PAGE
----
England and Wales (South West) Region
15 May 18
Keith Hockey, a former PGA captain, West region chairman and renowned coach who played a major part in shaping the modern Association, has died a few days after his 89th birthday following a short illness.
Keith also became the only man to lead the Great Britain and Ireland PGA Cup team to victory in two successive matches against the USA.
That was at Muirfield in 1983, the year of his PGA captaincy, and then at Turnberry 12 months later.
He was keenly interested in the training and development of aspiring professionals and was a member of the PGA training and teaching staff.
He was responsible for the production of the PGA training manual and, in conjunction with the Bournemouth Management Centre, produced a correspondence course for the PGA Diploma in Golf Management.
In addition to his national training schedule Keith became the first chairman of the West Region of the PGA from 1977 until 1985.
He was brought up in a golf environment as his father A.F. (Fred) Hockey was the pro at Enfield and his uncle Albert a professional in Switzerland. Golf course architect Peter Harradine was a cousin.
So it was no surprise when he became assistant to Henry Cotton at Royal Mid-Surrey and then with Reg Knight at Wanstead.
He was even given his second name ‘Ryder’ because he was born on April 27, 1929, a month before the competition that year.
He really wanted to be a teacher and translated that desire into golf tuition which became his lifelong passion.
He was head professional at Muswell Hill in north London for 17 years from 1953 after joining the club from Wanstead.
Members of Muswell Hill raised £700 to send him on a seven-week tour of the Far East circuit where he was befriended by Dave Thomas and Peter Alliss.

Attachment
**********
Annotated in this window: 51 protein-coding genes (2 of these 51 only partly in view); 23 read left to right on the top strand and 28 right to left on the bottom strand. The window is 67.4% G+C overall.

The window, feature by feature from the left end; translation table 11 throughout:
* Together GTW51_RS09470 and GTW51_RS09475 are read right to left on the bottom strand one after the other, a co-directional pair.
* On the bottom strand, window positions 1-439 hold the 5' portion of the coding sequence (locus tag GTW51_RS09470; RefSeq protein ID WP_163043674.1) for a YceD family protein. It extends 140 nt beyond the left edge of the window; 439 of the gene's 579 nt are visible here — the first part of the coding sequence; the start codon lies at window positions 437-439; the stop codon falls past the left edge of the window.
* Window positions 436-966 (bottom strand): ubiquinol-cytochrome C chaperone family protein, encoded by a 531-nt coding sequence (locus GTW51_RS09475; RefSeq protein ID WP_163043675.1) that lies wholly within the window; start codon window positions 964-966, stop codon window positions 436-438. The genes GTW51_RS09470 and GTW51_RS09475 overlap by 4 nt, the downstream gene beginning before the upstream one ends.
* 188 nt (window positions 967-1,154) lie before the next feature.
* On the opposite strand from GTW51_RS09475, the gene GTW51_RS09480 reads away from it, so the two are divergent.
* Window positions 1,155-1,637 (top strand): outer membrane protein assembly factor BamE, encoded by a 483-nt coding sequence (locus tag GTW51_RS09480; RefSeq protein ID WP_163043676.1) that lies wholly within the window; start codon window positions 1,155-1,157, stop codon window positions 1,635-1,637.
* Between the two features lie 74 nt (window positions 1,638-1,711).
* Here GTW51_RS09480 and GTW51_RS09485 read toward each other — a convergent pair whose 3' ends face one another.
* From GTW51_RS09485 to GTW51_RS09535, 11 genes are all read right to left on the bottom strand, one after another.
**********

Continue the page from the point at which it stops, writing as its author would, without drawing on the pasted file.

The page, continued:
He took over from Alliss as the head pro at Parkstone, Dorset, in 1970 and was joined by his assistant Bill Creamer who has recently retired as Chippenham professional.
Mike Rowett also moved with him and subsequently joined Bigbury and then Exeter. He remained at Parkstone until he retired in1988, continued to live at Sandbanks, was made a life member and regularly visited the club until shortly before his death.
His son Mark said: “He never forgot he was golf pro but his role as a teacher is what endured most strongly.
“I believe this, along with the friendship and close camaraderie he found, is why his association with The PGA remained so central all his life.”
PGA chief executive Robert Maxfield concurred with those sentiments and added: "There are no areas of The PGA that have not benefitted from Keith’s boundless enthusiasm and willingness to get involved and use his wide range of skills to make a difference.
“That he was a successful captain of both the Association and PGA Cup teams, a long-serving regional chairman, a key figure in the creation of The PGA training manual and a popular and respected traditional club pro at Muswell Hill and Parkstone are testament to his capacity for hard work and his talents.
“He is a great loss to the Association – even more so to Ann, his wife, family and friends to whom we extend our sincere and heartfelt condolences.”
Keith was married to Ann for 63 years and the couple had three sons: Christopher (a business executive living in Singapore), Mark (a retired GP) and Andrew, (who died at 50 in 2014); and five grandchildren (one teacher, two doctors, one medical student, and an advertising executive).
* Keith's funeral will take place at 2pm on Monday June 11 at the Harbour View Woodland Burial Ground, Randall’s Hill, near Lytchett, Poole BH16 6AN, and afterwards at Parkstone Golf Club.
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